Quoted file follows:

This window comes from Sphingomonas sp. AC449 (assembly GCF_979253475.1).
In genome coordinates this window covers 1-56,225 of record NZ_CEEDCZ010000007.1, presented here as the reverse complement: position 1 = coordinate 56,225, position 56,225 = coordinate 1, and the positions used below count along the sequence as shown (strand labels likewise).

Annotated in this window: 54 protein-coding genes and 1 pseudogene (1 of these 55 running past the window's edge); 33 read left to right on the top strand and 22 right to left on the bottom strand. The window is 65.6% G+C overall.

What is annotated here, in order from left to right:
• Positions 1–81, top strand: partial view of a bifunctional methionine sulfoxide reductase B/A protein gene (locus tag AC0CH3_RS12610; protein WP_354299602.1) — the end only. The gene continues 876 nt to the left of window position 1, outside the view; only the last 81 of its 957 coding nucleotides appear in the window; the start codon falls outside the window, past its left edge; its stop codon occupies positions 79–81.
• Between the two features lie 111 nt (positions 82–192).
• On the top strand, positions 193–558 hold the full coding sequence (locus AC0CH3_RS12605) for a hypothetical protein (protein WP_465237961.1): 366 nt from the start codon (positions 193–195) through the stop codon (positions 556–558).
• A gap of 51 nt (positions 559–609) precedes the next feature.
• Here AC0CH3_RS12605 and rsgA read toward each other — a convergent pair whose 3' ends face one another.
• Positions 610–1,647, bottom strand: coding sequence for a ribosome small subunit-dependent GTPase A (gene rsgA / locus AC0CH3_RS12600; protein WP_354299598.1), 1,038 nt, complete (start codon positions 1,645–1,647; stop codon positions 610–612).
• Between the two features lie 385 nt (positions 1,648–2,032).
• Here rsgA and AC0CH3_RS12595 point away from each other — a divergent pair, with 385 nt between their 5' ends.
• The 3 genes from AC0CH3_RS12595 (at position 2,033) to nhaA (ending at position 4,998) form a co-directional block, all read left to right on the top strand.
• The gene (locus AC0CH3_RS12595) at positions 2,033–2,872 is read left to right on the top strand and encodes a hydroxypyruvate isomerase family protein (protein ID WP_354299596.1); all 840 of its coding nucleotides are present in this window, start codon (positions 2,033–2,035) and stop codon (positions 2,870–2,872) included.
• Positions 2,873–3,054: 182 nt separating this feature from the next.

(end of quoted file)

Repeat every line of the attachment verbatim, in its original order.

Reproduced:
This window comes from Sphingomonas sp. AC449 (assembly GCF_979253475.1).
In genome coordinates this window covers 1-56,225 of record NZ_CEEDCZ010000007.1, presented here as the reverse complement: position 1 = coordinate 56,225, position 56,225 = coordinate 1, and the positions used below count along the sequence as shown (strand labels likewise).

Annotated in this window: 54 protein-coding genes and 1 pseudogene (1 of these 55 running past the window's edge); 33 read left to right on the top strand and 22 right to left on the bottom strand. The window is 65.6% G+C overall.

What is annotated here, in order from left to right:
• Positions 1–81, top strand: partial view of a bifunctional methionine sulfoxide reductase B/A protein gene (locus tag AC0CH3_RS12610; protein WP_354299602.1) — the end only. The gene continues 876 nt to the left of window position 1, outside the view; only the last 81 of its 957 coding nucleotides appear in the window; the start codon falls outside the window, past its left edge; its stop codon occupies positions 79–81.
• Between the two features lie 111 nt (positions 82–192).
• On the top strand, positions 193–558 hold the full coding sequence (locus AC0CH3_RS12605) for a hypothetical protein (protein WP_465237961.1): 366 nt from the start codon (positions 193–195) through the stop codon (positions 556–558).
• A gap of 51 nt (positions 559–609) precedes the next feature.
• Here AC0CH3_RS12605 and rsgA read toward each other — a convergent pair whose 3' ends face one another.
• Positions 610–1,647, bottom strand: coding sequence for a ribosome small subunit-dependent GTPase A (gene rsgA / locus AC0CH3_RS12600; protein WP_354299598.1), 1,038 nt, complete (start codon positions 1,645–1,647; stop codon positions 610–612).
• Between the two features lie 385 nt (positions 1,648–2,032).
• Here rsgA and AC0CH3_RS12595 point away from each other — a divergent pair, with 385 nt between their 5' ends.
• The 3 genes from AC0CH3_RS12595 (at position 2,033) to nhaA (ending at position 4,998) form a co-directional block, all read left to right on the top strand.
• The gene (locus AC0CH3_RS12595) at positions 2,033–2,872 is read left to right on the top strand and encodes a hydroxypyruvate isomerase family protein (protein ID WP_354299596.1); all 840 of its coding nucleotides are present in this window, start codon (positions 2,033–2,035) and stop codon (positions 2,870–2,872) included.
• Positions 2,873–3,054: 182 nt separating this feature from the next.